The Minnesota Department of Commerce announced that the government was pursuing felony charges against the husband and wife owners of a drywall company in the state. The duo are accused of insurance fraud and “theft by swindle” regarding their deliberate failure to pay workers’ compensation premiums on their employees.
According to the complaint, the duo purposefully misclassified numerous employees as independent contractors, not employees. Since independent contractors are not covered by workers’ comp, the couple was able to unfairly (and illegally) avoid roughly $300,000 in premium payments over a single year.
As one official pointed out, this isn’t a new kind of crime. Skirting around premium obligations is one of the most common ways that employers try to rig the system. Not only does misclassifying employees help employers save a lot of money, it allows them to underbid their more honest competitors.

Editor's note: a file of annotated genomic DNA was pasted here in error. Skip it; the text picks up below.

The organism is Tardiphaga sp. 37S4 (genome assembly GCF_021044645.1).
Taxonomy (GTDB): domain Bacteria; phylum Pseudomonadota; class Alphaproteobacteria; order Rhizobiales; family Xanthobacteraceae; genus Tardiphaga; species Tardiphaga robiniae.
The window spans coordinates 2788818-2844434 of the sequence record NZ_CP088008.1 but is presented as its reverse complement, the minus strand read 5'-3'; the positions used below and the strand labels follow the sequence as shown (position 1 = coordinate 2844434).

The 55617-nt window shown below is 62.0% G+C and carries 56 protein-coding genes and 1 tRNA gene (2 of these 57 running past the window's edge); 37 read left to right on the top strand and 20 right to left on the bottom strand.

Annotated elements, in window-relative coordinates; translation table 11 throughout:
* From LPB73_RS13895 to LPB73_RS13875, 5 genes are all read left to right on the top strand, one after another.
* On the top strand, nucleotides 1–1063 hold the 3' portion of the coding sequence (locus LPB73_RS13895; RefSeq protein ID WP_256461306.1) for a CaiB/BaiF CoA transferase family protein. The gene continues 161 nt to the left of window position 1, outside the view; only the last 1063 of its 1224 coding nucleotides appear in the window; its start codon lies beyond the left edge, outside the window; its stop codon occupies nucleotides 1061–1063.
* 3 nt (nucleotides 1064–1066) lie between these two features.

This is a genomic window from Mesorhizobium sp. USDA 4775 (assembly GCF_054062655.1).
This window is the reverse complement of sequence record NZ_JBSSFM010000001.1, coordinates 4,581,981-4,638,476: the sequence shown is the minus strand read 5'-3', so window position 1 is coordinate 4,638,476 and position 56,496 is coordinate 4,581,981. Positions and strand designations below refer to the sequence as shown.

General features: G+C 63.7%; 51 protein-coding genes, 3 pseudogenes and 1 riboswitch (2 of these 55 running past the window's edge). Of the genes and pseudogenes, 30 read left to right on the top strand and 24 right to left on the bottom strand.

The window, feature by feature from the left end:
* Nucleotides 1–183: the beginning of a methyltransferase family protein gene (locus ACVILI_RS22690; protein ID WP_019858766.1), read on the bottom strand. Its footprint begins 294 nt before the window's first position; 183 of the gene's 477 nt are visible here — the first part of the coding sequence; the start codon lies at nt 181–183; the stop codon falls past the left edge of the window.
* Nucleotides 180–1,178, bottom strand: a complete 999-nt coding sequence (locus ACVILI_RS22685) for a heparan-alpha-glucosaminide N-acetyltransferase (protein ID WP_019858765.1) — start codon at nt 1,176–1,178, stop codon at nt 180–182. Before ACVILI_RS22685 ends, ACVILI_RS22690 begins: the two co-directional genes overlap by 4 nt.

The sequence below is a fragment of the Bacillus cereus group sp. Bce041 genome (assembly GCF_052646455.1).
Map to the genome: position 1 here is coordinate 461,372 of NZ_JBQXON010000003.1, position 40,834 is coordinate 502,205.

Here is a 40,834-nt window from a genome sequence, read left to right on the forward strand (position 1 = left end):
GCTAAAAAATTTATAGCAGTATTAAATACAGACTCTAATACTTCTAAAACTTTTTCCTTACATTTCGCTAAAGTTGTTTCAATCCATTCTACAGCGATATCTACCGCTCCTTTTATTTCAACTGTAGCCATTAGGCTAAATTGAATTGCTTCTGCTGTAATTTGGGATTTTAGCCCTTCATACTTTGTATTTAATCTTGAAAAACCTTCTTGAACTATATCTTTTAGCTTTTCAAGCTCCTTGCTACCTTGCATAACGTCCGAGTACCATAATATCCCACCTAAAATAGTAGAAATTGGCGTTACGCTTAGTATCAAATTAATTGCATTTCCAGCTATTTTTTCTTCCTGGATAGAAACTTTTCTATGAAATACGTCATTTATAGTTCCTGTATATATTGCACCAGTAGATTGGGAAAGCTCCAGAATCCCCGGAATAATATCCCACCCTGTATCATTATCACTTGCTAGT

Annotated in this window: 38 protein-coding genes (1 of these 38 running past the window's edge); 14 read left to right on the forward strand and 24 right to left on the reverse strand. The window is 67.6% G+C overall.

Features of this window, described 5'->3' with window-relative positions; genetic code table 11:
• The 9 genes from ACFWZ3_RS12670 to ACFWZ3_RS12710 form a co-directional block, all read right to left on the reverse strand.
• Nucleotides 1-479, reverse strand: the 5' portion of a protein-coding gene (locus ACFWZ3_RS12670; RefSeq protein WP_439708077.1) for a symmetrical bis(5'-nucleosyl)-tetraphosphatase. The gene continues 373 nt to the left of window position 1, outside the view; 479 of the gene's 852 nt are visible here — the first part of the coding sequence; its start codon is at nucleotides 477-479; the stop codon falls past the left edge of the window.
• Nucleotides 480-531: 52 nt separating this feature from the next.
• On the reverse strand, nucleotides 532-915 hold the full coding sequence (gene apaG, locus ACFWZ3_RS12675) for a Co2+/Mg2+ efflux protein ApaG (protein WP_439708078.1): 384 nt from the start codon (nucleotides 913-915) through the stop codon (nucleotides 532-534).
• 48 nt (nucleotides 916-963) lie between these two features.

The government takes such criminal schemes very seriously because employee misclassification not only puts individual employees at financial risk if they do get hurt, but it can also damage the industry. Companies playing by the rules can be literally forced out of business.
Officials may also be signalling that there’s a reckoning coming for project developers and general contractors who turn a blind eye to the practice. When a bid comes in on a project that is thousands — or hundreds of thousands — lower than all others, it’s no longer acceptable for a developer to “bury their head in the sand.”
Insurance fraud is a serious crime, and the penalties are fierce. The authorities are increasingly cracking down on these kinds of issues. If you are potentially facing charges for fraud, take steps to protect your rights as quickly as you can.